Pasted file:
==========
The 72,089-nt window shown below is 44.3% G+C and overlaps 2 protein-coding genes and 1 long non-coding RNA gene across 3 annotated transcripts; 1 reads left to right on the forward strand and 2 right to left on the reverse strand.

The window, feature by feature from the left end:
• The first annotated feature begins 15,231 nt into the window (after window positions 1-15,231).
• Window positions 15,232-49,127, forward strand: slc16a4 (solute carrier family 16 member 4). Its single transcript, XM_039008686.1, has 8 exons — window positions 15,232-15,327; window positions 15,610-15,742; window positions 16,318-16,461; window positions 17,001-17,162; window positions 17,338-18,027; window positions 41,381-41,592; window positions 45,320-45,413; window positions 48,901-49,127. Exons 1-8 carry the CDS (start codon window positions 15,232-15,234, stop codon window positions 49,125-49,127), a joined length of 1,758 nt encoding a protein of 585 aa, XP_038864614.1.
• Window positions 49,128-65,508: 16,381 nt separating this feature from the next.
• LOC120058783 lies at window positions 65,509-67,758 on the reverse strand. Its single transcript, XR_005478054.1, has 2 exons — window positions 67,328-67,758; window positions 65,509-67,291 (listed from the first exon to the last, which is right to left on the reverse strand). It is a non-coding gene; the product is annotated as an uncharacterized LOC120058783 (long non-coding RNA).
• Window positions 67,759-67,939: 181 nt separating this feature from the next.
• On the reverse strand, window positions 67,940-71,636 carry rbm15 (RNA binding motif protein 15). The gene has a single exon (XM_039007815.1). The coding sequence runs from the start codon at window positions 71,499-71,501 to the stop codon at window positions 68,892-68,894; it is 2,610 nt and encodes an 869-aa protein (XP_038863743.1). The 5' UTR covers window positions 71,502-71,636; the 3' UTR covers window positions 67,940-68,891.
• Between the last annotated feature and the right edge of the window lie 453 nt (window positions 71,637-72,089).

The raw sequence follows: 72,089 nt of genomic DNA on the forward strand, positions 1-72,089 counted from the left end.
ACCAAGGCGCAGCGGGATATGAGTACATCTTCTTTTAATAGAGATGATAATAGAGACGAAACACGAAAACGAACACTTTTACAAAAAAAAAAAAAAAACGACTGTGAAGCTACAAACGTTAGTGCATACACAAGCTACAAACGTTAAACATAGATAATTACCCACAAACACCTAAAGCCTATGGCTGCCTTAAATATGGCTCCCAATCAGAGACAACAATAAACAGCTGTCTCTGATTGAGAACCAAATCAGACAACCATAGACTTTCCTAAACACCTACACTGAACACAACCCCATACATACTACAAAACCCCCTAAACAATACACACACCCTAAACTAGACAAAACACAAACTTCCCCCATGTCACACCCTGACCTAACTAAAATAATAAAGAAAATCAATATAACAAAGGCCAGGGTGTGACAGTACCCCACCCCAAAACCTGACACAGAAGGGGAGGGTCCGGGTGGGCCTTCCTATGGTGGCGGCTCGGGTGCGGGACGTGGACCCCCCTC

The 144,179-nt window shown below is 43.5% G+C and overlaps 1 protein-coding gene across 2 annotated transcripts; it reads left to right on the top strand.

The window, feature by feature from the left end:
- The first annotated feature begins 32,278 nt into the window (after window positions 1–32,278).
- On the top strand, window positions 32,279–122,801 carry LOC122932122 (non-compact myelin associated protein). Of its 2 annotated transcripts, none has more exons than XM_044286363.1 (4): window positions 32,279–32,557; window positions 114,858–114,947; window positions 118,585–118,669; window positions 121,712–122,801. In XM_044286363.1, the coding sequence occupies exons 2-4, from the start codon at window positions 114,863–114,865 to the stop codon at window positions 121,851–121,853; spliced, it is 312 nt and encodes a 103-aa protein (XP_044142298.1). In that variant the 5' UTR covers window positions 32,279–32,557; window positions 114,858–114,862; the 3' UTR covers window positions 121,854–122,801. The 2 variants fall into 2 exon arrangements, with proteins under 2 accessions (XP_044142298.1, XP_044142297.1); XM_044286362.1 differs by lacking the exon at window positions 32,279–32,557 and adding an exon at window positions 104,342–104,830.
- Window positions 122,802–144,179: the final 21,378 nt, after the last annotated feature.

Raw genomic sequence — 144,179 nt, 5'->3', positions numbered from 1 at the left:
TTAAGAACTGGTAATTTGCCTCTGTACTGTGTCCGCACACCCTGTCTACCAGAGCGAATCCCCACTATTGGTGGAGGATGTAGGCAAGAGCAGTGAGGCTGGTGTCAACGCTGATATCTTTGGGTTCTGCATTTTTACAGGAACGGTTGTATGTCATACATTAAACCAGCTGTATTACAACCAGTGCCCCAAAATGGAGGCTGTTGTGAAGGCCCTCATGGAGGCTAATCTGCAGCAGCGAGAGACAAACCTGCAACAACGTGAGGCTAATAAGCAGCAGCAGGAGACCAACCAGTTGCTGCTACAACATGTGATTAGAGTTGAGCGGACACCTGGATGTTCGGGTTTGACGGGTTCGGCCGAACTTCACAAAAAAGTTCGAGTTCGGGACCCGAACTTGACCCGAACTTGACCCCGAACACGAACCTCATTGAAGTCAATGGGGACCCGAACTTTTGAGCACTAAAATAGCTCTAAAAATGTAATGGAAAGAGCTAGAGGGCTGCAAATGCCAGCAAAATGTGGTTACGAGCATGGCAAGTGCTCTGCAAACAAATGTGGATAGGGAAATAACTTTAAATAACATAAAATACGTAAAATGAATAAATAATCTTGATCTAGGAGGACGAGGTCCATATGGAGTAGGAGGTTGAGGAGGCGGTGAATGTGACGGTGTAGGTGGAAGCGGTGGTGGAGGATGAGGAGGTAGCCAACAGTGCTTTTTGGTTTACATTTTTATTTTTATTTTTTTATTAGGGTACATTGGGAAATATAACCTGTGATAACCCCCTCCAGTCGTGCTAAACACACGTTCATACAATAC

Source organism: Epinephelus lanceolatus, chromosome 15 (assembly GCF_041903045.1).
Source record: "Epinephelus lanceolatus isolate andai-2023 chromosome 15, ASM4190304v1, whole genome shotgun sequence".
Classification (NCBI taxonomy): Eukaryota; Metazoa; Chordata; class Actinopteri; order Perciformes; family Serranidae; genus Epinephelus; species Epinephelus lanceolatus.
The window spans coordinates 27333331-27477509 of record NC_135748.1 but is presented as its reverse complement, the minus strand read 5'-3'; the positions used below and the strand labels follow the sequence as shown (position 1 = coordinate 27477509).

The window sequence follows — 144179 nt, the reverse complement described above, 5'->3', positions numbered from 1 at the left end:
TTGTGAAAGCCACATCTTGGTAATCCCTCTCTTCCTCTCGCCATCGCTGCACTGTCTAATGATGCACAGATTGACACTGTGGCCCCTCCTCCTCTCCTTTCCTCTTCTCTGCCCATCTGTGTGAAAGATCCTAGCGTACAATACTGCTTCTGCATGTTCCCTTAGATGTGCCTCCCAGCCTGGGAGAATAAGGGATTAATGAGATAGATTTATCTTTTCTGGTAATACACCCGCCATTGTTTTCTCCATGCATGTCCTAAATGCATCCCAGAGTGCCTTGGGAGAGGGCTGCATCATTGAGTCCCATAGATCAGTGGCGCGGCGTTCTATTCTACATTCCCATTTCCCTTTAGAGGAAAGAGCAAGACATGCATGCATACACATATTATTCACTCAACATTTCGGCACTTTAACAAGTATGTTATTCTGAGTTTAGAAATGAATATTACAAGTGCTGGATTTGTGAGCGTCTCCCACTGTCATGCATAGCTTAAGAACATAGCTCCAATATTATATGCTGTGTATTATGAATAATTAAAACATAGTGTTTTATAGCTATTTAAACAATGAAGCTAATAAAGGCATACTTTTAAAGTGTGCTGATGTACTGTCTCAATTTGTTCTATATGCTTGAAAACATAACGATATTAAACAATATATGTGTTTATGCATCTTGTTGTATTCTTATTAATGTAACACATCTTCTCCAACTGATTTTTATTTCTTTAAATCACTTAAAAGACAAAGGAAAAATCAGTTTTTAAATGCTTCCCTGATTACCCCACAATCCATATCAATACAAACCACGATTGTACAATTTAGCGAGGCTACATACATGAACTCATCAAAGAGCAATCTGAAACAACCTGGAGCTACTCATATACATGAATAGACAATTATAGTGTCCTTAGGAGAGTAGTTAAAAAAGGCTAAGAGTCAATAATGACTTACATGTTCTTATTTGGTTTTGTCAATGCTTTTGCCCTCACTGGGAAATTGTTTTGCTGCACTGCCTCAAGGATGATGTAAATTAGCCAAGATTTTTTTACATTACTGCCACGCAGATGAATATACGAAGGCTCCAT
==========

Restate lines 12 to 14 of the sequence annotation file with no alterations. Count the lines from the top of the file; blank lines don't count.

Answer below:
The 144,179-nt window shown below is 43.5% G+C and overlaps 1 protein-coding gene across 2 annotated transcripts; it reads left to right on the top strand.

The window, feature by feature from the left end:
- The first annotated feature begins 32,278 nt into the window (after window positions 1–32,278).